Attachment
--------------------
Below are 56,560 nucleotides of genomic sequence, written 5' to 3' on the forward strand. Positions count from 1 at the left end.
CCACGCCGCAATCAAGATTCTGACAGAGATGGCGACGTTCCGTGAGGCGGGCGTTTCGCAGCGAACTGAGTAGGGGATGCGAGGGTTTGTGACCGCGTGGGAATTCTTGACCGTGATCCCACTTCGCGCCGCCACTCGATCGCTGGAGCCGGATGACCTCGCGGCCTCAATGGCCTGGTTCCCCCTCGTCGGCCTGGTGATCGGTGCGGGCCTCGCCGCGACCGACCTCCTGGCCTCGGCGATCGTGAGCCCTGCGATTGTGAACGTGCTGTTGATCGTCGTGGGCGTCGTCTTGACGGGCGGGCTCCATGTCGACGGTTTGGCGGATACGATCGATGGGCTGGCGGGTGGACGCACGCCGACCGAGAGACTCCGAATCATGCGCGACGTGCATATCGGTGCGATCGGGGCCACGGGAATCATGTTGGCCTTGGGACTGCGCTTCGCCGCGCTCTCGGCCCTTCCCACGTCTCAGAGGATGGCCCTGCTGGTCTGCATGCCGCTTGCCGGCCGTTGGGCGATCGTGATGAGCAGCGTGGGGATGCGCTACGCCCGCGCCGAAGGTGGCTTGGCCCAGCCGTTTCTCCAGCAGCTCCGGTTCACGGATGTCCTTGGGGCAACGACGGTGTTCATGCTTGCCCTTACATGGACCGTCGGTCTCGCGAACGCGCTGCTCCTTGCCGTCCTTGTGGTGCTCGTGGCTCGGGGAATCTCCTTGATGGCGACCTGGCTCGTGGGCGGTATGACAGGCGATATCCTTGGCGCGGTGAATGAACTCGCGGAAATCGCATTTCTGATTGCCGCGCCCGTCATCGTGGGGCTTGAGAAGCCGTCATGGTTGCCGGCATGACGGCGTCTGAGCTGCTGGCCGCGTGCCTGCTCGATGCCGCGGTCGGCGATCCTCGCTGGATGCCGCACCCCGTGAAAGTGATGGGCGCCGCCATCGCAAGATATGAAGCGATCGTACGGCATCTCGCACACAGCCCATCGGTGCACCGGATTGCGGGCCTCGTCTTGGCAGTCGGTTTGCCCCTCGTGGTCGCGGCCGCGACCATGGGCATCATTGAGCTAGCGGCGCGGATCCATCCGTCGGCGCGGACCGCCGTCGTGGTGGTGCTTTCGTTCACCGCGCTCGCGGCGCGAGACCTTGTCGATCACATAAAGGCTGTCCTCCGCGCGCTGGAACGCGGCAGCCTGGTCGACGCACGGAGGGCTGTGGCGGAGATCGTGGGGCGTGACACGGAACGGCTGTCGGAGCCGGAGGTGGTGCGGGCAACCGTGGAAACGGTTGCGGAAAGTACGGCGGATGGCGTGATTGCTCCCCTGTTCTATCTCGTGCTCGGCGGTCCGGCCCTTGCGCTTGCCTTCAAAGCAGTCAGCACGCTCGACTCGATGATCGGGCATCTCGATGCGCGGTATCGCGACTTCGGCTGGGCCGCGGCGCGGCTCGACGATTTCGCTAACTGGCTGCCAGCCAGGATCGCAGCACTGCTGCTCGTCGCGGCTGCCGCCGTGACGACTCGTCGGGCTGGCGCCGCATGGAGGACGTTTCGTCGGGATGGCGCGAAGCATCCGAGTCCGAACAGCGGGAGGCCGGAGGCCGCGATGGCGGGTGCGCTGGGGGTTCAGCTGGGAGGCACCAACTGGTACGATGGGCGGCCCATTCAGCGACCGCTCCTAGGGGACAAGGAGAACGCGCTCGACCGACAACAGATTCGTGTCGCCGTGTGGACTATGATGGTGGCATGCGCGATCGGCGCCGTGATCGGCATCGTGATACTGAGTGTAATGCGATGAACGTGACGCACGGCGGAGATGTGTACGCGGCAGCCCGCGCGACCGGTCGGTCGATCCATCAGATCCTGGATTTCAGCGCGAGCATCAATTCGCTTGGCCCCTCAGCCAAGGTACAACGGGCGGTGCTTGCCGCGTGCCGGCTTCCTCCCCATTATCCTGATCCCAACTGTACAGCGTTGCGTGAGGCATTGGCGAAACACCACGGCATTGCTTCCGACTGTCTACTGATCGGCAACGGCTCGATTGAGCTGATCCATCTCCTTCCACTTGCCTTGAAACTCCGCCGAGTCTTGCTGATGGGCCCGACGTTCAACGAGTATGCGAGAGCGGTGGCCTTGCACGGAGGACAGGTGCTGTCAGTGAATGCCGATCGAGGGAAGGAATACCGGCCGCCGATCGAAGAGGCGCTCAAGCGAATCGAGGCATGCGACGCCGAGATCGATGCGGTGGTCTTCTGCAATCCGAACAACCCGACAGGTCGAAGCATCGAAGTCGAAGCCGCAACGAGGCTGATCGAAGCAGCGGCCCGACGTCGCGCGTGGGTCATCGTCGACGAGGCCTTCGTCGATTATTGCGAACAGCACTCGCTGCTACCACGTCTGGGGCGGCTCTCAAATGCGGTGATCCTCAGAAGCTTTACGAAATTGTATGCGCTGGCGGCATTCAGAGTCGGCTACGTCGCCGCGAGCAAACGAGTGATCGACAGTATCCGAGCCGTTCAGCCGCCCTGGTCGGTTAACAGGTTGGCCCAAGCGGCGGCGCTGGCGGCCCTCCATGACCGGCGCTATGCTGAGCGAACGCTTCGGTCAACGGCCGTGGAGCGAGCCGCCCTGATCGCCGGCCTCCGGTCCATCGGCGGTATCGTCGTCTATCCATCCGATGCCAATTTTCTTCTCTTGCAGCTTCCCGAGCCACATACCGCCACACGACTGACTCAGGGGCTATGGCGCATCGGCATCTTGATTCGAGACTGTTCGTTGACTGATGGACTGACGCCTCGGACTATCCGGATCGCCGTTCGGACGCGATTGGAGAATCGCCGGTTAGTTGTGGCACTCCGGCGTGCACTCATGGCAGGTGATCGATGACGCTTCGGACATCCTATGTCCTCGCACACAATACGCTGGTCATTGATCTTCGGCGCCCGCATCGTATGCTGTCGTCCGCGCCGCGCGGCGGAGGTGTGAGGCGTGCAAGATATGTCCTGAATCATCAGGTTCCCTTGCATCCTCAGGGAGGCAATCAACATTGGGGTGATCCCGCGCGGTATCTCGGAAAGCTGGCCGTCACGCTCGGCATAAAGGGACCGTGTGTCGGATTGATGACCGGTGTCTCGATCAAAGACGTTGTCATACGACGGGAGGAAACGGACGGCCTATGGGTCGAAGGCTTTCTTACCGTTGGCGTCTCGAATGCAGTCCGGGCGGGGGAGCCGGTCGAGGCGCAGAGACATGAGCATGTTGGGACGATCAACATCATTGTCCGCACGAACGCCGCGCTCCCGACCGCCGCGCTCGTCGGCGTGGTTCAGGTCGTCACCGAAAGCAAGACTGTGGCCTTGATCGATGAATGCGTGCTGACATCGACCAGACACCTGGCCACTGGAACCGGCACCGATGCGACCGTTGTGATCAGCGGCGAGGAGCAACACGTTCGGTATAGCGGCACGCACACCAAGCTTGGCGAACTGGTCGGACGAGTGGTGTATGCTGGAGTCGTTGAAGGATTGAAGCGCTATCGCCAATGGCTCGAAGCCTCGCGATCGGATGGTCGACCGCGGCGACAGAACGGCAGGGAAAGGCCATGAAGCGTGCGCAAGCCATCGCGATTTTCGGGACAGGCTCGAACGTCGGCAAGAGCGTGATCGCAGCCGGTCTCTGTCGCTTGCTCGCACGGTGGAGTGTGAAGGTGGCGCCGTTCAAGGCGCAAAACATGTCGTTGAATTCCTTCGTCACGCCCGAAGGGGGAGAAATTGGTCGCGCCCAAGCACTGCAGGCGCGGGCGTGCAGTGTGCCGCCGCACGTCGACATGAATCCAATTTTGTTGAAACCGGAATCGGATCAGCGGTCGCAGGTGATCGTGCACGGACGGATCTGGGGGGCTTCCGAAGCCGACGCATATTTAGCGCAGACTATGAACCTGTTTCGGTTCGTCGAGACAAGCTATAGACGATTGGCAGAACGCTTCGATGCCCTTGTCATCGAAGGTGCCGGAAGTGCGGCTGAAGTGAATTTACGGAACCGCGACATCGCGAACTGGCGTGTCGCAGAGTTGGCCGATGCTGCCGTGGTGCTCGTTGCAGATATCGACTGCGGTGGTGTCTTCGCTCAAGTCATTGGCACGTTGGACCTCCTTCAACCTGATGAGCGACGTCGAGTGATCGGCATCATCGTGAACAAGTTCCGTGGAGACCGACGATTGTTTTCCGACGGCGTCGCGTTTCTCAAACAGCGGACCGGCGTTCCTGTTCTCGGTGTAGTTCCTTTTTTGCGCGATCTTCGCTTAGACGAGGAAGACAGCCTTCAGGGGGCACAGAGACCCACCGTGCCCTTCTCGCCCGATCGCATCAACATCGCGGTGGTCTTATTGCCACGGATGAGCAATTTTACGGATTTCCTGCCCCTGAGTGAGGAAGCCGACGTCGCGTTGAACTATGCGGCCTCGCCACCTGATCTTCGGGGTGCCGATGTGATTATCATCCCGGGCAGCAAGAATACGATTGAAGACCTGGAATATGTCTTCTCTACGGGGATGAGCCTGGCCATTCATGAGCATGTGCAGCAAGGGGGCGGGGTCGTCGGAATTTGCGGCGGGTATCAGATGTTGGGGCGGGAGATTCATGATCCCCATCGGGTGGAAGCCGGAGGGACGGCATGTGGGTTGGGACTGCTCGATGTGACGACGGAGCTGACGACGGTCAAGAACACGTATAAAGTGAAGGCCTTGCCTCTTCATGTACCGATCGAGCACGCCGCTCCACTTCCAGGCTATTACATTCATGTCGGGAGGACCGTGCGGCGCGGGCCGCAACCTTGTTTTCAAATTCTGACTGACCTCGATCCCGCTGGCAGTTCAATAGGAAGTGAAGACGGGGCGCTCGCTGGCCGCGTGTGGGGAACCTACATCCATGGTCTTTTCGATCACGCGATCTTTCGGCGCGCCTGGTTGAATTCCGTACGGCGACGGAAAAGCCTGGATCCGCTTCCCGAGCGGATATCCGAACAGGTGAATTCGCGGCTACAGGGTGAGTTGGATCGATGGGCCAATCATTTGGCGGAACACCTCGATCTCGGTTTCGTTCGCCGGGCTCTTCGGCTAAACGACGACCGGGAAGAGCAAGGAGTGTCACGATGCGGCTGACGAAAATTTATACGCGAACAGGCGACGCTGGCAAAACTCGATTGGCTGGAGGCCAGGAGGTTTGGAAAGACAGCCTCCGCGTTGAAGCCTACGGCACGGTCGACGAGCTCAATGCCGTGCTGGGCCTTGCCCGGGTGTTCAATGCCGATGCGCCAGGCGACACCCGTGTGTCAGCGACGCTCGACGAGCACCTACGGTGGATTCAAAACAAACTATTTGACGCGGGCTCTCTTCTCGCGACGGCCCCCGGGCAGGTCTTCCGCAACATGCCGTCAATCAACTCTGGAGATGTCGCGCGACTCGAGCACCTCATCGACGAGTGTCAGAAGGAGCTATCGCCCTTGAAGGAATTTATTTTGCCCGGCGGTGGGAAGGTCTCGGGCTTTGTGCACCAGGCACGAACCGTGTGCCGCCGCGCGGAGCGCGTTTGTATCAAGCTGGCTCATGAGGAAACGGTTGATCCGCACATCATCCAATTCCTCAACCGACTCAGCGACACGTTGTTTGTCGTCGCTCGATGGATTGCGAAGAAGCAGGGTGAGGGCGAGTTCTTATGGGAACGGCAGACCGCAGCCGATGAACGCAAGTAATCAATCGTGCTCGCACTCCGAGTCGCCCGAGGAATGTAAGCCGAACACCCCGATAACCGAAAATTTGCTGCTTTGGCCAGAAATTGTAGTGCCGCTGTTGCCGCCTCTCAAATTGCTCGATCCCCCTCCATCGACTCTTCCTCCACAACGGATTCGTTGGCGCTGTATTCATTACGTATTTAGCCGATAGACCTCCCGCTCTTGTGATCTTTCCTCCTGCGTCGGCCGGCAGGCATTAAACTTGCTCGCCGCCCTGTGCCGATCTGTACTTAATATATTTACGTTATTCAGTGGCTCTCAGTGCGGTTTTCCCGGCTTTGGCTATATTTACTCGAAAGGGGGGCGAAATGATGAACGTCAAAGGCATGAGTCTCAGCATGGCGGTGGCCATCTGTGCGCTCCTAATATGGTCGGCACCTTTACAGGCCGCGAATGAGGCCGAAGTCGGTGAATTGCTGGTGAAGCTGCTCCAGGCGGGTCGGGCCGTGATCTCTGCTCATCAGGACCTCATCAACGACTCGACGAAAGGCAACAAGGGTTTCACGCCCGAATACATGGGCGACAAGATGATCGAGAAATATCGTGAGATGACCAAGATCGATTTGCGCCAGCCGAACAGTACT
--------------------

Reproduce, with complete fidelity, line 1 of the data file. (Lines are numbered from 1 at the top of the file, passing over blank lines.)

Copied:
Below are 56,560 nucleotides of genomic sequence, written 5' to 3' on the forward strand. Positions count from 1 at the left end.